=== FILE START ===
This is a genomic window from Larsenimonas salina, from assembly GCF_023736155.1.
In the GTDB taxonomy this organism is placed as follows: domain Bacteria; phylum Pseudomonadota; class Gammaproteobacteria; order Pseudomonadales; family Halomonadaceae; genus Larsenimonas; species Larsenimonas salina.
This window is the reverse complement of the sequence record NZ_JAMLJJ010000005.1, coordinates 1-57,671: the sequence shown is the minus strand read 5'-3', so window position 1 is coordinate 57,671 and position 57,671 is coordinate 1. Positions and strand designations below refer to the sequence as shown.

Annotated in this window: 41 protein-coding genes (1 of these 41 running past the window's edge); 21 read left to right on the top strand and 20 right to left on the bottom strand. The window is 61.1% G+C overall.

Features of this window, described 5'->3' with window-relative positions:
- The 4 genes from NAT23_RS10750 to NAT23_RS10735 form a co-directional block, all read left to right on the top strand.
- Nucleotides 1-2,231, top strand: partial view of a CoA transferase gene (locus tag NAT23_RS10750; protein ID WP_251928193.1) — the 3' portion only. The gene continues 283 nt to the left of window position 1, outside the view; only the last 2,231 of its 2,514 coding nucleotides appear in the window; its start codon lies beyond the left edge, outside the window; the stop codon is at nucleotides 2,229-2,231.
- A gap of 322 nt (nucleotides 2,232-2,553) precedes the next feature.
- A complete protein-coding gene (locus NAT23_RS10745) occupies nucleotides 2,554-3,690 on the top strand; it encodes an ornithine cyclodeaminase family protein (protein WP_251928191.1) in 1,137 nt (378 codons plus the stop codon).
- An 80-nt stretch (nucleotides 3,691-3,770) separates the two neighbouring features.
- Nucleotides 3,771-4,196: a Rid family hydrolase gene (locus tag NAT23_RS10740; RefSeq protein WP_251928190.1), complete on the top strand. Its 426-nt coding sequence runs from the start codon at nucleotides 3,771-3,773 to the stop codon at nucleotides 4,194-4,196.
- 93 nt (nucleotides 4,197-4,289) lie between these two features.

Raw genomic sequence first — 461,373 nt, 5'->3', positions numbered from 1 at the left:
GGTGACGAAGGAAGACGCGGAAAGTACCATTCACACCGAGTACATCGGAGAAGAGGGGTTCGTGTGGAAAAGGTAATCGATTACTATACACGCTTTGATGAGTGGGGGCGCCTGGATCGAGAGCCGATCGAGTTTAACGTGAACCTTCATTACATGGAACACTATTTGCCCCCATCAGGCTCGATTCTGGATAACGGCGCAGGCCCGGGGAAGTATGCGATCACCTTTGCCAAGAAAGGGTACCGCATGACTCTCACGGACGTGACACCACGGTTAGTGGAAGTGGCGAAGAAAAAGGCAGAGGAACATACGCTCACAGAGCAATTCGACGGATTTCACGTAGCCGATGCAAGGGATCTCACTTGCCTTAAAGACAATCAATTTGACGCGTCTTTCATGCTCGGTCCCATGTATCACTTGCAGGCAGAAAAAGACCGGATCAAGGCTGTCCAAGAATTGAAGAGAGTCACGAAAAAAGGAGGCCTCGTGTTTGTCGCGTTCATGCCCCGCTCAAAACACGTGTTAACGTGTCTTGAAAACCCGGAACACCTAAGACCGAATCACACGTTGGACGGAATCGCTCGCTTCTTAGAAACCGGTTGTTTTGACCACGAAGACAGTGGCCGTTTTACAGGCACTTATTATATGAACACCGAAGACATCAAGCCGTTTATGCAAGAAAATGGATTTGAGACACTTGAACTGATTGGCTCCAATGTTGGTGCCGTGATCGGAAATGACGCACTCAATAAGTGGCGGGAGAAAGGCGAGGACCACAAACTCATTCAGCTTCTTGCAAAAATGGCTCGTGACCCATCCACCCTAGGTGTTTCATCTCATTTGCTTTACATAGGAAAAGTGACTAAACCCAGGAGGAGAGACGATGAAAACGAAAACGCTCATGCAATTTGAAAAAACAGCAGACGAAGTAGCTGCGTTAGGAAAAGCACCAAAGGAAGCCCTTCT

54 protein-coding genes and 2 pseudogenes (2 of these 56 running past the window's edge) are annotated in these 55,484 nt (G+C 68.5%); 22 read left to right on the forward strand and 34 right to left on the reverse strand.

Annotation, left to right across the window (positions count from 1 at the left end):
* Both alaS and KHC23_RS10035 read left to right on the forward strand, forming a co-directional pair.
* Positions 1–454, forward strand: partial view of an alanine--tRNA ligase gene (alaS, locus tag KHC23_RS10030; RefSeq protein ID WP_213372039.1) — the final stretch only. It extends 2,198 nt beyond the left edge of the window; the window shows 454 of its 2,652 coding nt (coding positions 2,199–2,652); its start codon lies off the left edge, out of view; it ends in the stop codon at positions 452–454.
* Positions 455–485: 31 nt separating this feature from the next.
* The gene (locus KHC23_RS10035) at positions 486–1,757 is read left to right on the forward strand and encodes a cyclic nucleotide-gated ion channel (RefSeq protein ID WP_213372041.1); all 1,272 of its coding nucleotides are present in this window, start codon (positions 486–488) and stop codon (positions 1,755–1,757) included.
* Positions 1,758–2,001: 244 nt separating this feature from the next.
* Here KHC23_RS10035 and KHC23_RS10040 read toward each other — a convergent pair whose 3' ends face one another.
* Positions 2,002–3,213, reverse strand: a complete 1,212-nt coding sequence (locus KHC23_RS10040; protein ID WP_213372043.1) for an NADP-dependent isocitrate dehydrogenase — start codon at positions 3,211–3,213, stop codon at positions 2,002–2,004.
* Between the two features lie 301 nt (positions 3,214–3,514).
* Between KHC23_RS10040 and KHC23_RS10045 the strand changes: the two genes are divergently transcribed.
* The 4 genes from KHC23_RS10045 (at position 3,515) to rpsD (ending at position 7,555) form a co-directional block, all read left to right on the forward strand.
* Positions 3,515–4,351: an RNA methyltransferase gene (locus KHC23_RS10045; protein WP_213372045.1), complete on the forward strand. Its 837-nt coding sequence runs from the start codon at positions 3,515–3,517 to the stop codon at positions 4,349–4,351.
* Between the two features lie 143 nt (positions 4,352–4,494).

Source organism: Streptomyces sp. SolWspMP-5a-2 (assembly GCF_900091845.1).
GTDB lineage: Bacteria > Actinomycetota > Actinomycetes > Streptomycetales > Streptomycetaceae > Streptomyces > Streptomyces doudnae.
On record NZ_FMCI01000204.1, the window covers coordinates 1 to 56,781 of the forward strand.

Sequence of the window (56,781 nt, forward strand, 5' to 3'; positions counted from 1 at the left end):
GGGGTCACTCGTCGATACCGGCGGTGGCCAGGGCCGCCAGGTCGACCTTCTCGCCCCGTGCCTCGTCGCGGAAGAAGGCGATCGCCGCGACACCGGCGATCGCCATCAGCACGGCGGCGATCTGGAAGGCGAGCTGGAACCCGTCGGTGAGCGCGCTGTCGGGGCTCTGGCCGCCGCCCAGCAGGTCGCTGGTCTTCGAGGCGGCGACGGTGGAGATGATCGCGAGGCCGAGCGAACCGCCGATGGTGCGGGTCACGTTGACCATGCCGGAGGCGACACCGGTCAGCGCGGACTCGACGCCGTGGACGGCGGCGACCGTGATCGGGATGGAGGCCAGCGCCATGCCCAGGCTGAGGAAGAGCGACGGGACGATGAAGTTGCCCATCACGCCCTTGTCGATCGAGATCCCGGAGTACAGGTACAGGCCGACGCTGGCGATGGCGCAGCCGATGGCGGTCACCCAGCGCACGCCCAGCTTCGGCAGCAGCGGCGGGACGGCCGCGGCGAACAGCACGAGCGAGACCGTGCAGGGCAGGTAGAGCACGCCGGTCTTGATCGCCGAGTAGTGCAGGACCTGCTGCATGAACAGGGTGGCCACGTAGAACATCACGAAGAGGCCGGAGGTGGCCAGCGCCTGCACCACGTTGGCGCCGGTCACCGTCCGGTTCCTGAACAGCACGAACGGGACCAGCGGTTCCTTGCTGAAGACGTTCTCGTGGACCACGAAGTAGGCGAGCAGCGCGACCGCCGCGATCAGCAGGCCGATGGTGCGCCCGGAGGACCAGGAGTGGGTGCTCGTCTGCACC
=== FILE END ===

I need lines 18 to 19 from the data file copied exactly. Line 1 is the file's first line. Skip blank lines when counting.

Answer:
* Positions 1–454, forward strand: partial view of an alanine--tRNA ligase gene (alaS, locus tag KHC23_RS10030; RefSeq protein ID WP_213372039.1) — the final stretch only. It extends 2,198 nt beyond the left edge of the window; the window shows 454 of its 2,652 coding nt (coding positions 2,199–2,652); its start codon lies off the left edge, out of view; it ends in the stop codon at positions 452–454.
* Positions 455–485: 31 nt separating this feature from the next.